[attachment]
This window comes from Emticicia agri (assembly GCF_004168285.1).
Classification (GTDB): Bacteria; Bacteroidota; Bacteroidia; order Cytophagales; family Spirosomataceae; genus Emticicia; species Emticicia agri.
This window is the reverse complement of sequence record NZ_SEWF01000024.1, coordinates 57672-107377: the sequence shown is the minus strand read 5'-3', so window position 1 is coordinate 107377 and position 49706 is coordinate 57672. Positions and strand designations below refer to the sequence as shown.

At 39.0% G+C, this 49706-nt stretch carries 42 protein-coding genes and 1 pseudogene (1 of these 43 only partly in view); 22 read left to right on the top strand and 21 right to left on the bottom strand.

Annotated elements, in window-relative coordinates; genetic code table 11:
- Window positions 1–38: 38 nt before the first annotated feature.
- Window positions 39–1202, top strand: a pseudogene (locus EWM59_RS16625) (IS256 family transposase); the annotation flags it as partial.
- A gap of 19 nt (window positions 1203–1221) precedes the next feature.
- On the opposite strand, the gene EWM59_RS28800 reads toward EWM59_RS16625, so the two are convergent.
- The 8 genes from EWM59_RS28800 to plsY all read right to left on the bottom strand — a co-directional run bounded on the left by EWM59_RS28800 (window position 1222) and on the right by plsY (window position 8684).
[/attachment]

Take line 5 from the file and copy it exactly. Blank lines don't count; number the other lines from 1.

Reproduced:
Annotated elements, in window-relative coordinates; genetic code table 11: